The color immediately drained from my already pale, little face and my stomach was in knots. I burst into tears, and jumped up out of the seat, running to the cafeteria as fast as my little legs would take me. There I ran straight into my grandmother's arms. (If you're asking why my grandmother was in the cafeteria, it's because we lived in a seriously tiny town, and she was the school cook.) You see, not only had my teacher presented me with my first award, but unknowingly, she also bestowed upon me my very first experience with making a decision.
Sobbing, I explained to my grandmother that I was going to have to make a decision. I had never had to make a decision all by myself before, and I was absolutely terrified! I mean, how do you go about making a decision? And what happens if you make the wrong one?! Would I spend forever swimming in a sea of regret over the path not taken? I had no idea! My little, seven-year-old self would have much rather been told which prize I had been receiving than have to do the work of deciding for myself. Being devoid of choice alleviates the individual of a certain amount of personal responsibility and the dreaded feeling of regret that has the opportunity to come with it. Regret truly is a cancerous emotion, and human nature is such that it will do almost anything to avoid experiencing it. Even if that means avoiding the element of choice altogether. It's significantly easier to allow life to keep passing you by, handing you things that you subsequently are forced to deal with than it is to bear the responsibility of having chosen in a manner that you later find undesirable.
In case you're curious what my grandmother said to my hysterical, seven-year-old self, she very simply stated that "You only need to make a choice for now. You can always choose again later." She went on to explain that I did, in fact, need to select one of these things, but that there was no reason I couldn't have both. If I really wanted a watch and a calculator, I could have both of these things. It just might not be at the same time.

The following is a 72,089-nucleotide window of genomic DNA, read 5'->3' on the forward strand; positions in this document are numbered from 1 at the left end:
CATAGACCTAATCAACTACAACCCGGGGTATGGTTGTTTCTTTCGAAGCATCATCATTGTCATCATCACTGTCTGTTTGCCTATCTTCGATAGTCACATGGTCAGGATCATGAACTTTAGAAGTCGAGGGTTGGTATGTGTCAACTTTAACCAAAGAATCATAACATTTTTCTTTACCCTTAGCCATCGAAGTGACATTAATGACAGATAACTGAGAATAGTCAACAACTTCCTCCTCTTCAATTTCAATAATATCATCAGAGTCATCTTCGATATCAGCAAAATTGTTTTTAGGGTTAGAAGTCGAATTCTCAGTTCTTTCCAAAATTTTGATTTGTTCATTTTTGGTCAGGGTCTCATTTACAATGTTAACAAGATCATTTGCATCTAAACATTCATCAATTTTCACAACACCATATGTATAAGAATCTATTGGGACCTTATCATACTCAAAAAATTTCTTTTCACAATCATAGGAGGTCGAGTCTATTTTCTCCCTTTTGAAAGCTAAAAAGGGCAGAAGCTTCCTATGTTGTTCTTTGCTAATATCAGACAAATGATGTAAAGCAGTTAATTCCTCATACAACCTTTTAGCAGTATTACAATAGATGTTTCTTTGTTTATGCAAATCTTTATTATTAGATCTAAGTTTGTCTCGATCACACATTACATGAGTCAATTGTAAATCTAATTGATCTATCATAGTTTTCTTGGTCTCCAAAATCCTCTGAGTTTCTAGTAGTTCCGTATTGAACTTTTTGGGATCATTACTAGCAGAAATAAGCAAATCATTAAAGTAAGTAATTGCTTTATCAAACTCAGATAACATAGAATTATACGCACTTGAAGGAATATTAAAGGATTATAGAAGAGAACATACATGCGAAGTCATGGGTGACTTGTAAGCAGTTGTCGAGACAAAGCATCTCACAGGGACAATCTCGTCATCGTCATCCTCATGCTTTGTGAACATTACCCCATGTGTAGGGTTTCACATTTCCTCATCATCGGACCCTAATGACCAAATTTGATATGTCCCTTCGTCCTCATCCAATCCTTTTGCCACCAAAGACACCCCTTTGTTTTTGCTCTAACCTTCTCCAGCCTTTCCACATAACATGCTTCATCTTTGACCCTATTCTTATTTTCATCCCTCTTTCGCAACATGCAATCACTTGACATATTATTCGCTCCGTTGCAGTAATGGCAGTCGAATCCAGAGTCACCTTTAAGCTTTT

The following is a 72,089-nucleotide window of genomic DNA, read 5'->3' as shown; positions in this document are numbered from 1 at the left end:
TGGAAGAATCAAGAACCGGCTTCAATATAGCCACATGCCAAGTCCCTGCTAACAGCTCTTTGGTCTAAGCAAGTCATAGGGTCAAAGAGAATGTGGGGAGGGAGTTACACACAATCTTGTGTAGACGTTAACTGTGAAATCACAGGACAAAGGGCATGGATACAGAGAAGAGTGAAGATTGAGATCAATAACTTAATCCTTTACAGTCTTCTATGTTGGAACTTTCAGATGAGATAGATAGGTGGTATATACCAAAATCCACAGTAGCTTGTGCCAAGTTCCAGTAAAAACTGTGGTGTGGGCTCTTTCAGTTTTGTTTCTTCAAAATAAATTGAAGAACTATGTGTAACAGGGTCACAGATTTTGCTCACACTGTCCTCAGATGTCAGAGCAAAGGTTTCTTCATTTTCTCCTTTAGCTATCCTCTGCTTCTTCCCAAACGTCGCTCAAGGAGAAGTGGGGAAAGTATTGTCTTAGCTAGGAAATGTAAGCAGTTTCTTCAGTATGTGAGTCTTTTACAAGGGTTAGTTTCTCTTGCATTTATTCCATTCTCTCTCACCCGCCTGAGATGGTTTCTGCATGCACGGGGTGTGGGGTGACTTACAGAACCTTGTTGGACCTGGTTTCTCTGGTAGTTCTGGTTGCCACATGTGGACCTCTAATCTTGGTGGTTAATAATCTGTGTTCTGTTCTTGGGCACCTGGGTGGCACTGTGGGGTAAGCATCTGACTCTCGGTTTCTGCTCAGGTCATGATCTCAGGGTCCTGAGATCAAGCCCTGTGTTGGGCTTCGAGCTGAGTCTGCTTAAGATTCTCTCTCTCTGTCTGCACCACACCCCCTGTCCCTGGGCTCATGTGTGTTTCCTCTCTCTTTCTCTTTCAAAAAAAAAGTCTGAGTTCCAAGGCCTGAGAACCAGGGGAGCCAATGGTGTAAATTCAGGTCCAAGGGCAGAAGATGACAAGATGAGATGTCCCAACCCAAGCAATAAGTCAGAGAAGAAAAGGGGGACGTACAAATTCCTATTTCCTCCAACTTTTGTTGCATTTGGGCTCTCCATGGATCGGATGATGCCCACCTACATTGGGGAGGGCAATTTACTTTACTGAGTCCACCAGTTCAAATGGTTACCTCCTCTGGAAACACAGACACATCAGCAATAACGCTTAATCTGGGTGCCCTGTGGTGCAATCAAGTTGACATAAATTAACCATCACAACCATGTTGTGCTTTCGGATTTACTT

The truth is that I really don't remember which decision I made. Isn't that funny? The very, first decision I ever had to make on my own... While I may not remember the actual prize I chose, I will never forget that pit in my stomach, the anxiety associated with choice, or the wisdom my grandmother shared with me that day. You only need to make a choice for now. You can always choose again later.
We frequently discuss the freedom and power associated with having a choice, but rarely address the responsibility or paralysis that accompanies it. Along with the power of choices comes the knowledge and understanding that we are truly steering the ship toward our future. But you see, here's the kicker: we always were. We've always been steering that ship, but passively. Sitting with our hands off the wheel, we could fool ourselves into the idea that the tides, undercurrent, or something else was to blame for the resulting undesirable direction to which we float. Moreover, our successes get chalked up to simple luck as a result of our passivity.
When it comes to our financial lives, the choices can seem overwhelming. More and more, people are becoming aware of the need to save money, but suffer from paralysis over the endless array of choices involved. How much should I save? Where should I save: retirement account? Liquid savings account? Brokerage account? If I use a retirement account, should it be an IRA or a 401k? Pay down the mortgage or invest more? Sometimes, when we feel we have entirely too many choices, paralysis sets in. But where does this paralysis come from?
Reasons for Paralysis:
There are three primary reasons people seem to suffer from paralysis when it comes to financial choices (or quite frankly any life choices): lack of knowledge, fear of the future, or regret from the past. Let's take a moment to address these one by one.
Lack of Knowledge:
Sometimes our financial choices are accompanied by a myriad of things we simply do not understand. Perhaps we don't understand the jargon, rules, or details of a financial strategy well enough to feel confident executing a certain financial task. We might also not know how to go about getting a financial professional to help us. So, we simply bury our heads in the sand.
I have a client that struggled with this for years regarding her retirement savings options. She had access to a 401k at her workplace, but didn't particularly understand how it worked. She didn't know how much she was allowed to contribute, or what the recommendation would be for someone in her situation. She had also heard about IRAs, and wondered whether that was a better option than the 401k. If she could even get as far as deciding between an IRA or a 401k, she wondered how on earth she would decide which investments to choose?